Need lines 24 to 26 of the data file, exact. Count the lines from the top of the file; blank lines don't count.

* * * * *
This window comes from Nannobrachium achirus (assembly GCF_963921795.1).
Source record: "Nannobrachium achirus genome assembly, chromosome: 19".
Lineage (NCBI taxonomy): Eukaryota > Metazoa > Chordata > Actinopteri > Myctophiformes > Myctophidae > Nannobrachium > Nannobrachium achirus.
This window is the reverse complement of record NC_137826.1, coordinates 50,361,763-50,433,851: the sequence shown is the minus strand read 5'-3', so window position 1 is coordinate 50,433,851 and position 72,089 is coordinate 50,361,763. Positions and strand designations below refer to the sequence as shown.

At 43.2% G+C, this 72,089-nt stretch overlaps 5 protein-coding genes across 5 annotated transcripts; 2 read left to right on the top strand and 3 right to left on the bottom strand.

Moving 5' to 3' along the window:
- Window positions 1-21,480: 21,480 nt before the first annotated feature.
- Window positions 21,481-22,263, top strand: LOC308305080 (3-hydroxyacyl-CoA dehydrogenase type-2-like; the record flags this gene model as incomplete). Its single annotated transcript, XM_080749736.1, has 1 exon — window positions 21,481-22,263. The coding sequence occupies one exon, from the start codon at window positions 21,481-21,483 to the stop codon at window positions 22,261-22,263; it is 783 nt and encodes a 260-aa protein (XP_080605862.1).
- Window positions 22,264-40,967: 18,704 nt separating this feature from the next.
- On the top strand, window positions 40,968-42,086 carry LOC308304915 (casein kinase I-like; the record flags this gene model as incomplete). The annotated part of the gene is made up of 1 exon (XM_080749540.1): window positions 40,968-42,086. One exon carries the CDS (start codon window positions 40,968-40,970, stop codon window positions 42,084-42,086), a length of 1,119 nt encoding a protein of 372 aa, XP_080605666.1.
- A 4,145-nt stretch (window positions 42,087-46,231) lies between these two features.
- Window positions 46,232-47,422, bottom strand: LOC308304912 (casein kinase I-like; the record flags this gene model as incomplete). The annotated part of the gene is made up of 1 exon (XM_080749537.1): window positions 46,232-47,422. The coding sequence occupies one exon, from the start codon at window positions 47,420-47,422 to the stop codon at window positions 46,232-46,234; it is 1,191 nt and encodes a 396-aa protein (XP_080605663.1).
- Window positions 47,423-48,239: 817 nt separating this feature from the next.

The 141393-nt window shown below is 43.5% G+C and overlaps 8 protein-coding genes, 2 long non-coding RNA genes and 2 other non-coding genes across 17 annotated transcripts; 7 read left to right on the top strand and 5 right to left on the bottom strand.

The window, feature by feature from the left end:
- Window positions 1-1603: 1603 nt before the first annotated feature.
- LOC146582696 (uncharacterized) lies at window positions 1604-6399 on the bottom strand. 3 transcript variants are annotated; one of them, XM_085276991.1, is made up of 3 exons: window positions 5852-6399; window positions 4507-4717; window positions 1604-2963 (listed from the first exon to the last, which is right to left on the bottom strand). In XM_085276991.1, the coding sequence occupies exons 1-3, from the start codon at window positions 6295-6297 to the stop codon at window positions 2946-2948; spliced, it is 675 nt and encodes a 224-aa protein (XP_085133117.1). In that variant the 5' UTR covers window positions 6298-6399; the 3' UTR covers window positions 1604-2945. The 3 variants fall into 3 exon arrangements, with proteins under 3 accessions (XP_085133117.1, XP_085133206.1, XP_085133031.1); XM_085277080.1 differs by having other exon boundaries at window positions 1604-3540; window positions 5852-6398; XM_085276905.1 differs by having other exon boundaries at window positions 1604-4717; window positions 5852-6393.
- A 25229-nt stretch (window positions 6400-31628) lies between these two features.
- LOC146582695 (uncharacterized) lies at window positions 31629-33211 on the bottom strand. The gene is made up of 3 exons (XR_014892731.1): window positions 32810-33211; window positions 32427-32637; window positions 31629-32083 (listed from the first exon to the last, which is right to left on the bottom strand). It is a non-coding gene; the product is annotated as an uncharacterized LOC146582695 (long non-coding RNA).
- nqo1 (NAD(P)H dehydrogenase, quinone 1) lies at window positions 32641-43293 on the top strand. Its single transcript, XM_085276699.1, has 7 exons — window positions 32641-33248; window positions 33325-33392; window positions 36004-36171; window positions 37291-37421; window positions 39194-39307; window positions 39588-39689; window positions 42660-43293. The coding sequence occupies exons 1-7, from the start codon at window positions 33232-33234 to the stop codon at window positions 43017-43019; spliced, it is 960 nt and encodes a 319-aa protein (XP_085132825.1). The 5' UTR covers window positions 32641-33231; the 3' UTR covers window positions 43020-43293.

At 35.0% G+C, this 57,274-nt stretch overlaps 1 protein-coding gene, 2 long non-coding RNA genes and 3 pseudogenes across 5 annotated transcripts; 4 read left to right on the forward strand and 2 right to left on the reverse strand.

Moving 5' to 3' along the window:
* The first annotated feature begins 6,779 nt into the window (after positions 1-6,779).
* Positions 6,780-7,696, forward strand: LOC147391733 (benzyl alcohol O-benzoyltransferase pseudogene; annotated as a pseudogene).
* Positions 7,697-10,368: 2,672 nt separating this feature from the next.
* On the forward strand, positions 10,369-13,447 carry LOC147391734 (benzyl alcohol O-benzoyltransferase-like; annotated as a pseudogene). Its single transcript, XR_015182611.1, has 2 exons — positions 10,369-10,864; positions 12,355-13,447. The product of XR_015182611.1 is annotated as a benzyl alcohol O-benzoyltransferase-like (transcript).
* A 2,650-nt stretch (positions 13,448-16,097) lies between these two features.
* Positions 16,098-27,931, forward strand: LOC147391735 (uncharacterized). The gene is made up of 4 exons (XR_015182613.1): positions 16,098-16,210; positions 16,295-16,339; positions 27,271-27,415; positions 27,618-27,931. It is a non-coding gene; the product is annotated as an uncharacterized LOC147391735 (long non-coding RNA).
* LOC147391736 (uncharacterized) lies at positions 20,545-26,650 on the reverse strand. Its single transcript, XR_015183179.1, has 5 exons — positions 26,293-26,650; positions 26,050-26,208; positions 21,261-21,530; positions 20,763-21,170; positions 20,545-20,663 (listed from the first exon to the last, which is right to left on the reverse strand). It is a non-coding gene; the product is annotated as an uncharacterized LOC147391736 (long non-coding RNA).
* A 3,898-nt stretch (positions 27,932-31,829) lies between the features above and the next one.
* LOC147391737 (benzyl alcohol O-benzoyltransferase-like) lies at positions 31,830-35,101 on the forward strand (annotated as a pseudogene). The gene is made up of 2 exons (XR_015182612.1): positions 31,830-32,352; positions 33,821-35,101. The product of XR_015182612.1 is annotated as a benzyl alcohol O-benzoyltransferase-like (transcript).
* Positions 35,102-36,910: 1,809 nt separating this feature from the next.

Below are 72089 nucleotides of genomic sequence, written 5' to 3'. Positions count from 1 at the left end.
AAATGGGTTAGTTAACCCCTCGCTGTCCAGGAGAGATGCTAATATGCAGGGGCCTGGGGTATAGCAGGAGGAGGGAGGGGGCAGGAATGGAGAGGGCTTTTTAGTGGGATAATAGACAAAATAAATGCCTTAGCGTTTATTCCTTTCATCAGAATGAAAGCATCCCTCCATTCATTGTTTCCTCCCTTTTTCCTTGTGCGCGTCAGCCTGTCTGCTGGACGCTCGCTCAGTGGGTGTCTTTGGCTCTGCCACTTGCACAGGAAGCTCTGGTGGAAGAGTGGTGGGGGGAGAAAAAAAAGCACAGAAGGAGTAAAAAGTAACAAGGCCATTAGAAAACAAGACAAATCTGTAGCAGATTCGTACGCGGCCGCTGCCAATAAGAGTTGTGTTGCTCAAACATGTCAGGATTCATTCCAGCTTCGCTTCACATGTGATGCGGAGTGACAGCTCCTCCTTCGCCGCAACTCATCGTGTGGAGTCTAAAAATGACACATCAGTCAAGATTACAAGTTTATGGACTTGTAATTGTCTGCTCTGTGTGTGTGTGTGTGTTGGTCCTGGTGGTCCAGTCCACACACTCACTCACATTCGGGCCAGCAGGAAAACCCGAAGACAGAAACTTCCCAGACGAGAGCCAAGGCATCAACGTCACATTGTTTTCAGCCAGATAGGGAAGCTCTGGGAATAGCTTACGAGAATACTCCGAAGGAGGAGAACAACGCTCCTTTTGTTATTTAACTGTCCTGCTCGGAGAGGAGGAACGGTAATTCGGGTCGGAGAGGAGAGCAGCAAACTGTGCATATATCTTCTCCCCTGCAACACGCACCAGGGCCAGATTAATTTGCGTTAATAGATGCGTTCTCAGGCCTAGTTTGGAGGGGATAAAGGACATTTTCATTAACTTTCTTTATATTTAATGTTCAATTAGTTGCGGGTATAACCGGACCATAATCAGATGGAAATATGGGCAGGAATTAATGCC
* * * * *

* Positions 6,780-7,696, forward strand: LOC147391733 (benzyl alcohol O-benzoyltransferase pseudogene; annotated as a pseudogene).
* Positions 7,697-10,368: 2,672 nt separating this feature from the next.
* On the forward strand, positions 10,369-13,447 carry LOC147391734 (benzyl alcohol O-benzoyltransferase-like; annotated as a pseudogene). Its single transcript, XR_015182611.1, has 2 exons — positions 10,369-10,864; positions 12,355-13,447. The product of XR_015182611.1 is annotated as a benzyl alcohol O-benzoyltransferase-like (transcript).